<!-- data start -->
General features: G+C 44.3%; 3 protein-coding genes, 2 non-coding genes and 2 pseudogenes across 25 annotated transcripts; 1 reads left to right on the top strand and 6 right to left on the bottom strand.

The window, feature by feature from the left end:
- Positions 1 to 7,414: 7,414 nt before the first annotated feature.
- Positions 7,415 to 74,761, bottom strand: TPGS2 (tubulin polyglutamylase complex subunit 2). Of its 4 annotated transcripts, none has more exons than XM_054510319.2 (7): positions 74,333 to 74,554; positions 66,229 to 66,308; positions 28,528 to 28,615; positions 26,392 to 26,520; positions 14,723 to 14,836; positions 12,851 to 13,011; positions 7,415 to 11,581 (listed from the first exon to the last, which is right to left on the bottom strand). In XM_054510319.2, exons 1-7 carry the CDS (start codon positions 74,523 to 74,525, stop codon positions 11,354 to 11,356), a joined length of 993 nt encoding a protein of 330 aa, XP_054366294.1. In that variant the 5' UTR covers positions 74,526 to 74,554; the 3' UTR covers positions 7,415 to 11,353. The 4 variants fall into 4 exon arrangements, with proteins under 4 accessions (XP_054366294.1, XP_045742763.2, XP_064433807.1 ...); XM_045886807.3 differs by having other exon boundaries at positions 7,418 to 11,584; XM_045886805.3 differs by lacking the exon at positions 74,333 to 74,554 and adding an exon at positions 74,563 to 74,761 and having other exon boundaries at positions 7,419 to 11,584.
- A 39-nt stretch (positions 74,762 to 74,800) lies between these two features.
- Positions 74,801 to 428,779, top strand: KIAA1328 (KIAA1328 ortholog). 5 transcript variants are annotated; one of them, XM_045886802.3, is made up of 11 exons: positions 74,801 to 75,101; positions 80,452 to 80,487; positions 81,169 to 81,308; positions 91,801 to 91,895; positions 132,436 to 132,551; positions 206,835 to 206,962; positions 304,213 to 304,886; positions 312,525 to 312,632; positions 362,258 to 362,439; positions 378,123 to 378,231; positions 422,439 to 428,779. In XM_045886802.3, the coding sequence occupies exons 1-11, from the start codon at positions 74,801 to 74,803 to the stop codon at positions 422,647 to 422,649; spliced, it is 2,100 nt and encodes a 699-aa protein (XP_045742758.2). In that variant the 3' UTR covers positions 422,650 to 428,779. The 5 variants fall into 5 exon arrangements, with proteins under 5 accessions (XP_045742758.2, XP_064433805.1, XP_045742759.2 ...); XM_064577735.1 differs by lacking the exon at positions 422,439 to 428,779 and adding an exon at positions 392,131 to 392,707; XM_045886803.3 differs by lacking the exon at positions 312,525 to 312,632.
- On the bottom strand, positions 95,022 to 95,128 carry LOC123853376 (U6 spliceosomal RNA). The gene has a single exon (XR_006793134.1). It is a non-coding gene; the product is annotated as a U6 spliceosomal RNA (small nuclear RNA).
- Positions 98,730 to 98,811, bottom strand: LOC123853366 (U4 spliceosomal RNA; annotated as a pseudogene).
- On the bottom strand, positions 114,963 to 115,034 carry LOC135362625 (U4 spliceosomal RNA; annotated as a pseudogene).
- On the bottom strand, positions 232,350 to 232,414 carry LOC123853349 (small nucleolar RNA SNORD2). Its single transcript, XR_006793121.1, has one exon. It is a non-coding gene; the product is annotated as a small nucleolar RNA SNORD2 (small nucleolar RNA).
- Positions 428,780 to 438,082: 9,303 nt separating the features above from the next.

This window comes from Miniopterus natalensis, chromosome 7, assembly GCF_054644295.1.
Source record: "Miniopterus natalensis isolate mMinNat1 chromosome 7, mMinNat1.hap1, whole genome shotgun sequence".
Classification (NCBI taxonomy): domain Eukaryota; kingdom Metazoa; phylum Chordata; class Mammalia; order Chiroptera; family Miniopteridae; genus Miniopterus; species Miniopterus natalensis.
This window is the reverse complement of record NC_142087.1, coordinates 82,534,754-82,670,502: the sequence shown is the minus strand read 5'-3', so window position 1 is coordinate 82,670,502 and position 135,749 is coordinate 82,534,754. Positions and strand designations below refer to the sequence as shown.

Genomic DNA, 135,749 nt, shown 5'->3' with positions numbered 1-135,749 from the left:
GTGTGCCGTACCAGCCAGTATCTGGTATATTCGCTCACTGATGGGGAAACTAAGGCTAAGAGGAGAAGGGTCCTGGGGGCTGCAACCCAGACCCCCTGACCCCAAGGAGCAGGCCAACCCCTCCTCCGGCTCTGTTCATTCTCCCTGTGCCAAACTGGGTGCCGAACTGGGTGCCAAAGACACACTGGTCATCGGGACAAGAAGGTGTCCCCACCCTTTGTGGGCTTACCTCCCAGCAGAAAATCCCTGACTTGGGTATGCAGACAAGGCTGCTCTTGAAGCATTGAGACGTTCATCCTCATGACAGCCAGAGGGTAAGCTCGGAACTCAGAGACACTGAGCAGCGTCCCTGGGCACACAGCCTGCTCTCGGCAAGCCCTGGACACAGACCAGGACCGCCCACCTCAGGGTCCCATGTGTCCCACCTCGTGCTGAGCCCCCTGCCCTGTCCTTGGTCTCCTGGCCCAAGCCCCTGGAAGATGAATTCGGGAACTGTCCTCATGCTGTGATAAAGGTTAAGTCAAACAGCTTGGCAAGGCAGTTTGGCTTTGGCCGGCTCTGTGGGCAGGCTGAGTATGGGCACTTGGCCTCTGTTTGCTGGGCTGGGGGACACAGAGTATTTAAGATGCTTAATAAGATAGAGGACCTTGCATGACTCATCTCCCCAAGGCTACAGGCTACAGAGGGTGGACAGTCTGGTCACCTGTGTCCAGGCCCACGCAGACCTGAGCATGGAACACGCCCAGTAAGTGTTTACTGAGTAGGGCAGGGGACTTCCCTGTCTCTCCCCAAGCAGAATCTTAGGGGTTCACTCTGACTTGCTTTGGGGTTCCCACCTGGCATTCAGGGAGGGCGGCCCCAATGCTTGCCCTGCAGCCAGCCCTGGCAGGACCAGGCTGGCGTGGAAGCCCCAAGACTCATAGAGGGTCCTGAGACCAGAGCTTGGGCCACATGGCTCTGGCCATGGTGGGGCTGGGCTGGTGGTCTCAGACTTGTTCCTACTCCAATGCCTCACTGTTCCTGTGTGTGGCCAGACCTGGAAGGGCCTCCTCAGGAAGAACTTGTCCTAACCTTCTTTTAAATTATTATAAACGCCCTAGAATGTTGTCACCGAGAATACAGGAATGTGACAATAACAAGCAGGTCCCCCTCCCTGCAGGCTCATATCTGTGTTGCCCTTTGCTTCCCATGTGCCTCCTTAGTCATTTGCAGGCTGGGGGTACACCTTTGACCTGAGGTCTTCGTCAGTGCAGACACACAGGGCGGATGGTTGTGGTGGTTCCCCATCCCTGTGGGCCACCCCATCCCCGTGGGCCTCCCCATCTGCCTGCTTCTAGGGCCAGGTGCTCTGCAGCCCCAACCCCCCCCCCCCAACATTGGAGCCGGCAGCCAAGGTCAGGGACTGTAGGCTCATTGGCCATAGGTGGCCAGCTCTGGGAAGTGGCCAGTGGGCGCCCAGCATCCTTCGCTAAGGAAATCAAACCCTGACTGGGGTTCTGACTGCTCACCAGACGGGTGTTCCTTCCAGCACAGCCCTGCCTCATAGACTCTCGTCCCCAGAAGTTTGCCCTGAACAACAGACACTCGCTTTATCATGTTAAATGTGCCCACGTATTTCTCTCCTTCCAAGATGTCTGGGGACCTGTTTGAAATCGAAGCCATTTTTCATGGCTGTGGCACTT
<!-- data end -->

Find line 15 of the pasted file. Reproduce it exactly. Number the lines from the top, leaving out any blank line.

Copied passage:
This window is the reverse complement of record NC_142087.1, coordinates 82,534,754-82,670,502: the sequence shown is the minus strand read 5'-3', so window position 1 is coordinate 82,670,502 and position 135,749 is coordinate 82,534,754. Positions and strand designations below refer to the sequence as shown.